• 2011 Panel Respondent, Annual Heartland Graduate Workshop in Ancient Studies, University of Missouri.
  • 2011 “The Quick-Cut in the Annales of Tacitus and the Column of Trajan,” APA, San Antonio.
  • 2007 “Dominus et Deus: Domitian’s Creation of the Games of Capitoline Jupiter,” Forging Identity, Graduate Student Conference, The Johns Hopkins University.
  • 2007 “War More Punic Than Civil: Carthage in Lucan’s De Bello Civile,” CAMWS, Cincinnati.

Publications

Work in Progress

  • Article: “Ethos Translatum: intentional failures of Ciceronian creations of ethos in Tacitus,” currently drafting.

Reviews

  • Shannon-Henderson, Kelly. Religion and Memory in Tacitus' Annals. Oxford University Press, 2019. Classical World, 2020. Invited review.
  • Woodman, A. J., ed.  The Cambridge Companion to Tacitus. Cambridge University Press, 2010. Classical Bulletin, 2012.
  • Galtier, Fabrice.  L’image tragique de l’Histoire chez Tacite: Étude des schèmes tragiques dans les Histoires et les Annales. Latomus, 2011.  Bryn Mawr Classical Review, August 2012.

Currently Teaching

CLAS 414 – Narrating Memory: The Greek and Roman Historians

This course will examine the histories written by ancient Greeks and Romans, as well as the broader questions of historiography. What did history mean to the ancients, and what techniques did they use to "bear witness" to the past? How do the writings of ancient historians inform our understanding of classical antiquity? Ancient Greek and Roman historians to be covered include Herodotus, Thucydides, Livy, and Tacitus.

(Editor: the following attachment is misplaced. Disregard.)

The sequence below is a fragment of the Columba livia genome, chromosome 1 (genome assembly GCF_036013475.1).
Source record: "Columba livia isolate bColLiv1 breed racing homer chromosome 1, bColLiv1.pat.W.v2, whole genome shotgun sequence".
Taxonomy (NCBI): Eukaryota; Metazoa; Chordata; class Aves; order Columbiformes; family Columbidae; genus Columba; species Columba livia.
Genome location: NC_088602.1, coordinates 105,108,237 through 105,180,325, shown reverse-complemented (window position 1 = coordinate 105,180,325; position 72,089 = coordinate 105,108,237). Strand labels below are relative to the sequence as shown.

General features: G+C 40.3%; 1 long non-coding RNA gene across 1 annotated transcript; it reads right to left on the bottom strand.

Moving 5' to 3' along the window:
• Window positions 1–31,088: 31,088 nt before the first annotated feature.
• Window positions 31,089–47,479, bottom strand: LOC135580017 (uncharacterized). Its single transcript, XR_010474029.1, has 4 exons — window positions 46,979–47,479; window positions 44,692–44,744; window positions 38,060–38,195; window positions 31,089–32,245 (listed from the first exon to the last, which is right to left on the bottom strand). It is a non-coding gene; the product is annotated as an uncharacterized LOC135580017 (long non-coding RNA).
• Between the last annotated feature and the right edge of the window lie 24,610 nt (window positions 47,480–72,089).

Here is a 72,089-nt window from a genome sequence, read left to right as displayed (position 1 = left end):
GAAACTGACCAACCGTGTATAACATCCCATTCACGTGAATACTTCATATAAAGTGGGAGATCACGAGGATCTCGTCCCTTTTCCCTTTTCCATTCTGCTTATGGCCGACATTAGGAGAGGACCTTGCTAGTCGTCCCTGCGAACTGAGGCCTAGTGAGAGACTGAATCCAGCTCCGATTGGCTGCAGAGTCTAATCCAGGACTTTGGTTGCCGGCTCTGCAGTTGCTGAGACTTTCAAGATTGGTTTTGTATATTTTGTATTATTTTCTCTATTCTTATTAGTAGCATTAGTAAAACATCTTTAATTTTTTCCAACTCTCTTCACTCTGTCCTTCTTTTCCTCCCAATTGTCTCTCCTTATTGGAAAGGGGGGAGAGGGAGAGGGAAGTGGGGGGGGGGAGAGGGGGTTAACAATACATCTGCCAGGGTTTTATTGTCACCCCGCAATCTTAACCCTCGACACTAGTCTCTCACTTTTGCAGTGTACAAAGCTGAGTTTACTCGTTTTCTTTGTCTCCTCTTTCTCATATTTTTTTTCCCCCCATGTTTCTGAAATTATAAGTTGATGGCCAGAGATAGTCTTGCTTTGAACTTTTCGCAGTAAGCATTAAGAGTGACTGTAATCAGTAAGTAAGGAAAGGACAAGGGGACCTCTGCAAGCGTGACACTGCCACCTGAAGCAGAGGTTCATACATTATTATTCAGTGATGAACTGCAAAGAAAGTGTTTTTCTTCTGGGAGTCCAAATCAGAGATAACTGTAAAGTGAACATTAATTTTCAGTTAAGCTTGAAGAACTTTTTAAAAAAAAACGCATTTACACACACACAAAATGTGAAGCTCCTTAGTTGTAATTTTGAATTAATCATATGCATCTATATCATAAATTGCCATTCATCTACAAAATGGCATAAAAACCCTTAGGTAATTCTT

CLAS 498H – Honors Thesis

An honors thesis is required of all the students graduating with honors. Students ordinarily sign up for this course as a two-semester sequence. The first semester the student performs research under the supervision of a faculty member; the second semester the student writes an honors thesis.

An honors thesis is required of all the students graduating with honors. Students ordinarily sign up for this course as a two-semester sequence. The first semester the student performs research under the supervision of a faculty member; the second semester the student writes an honors thesis.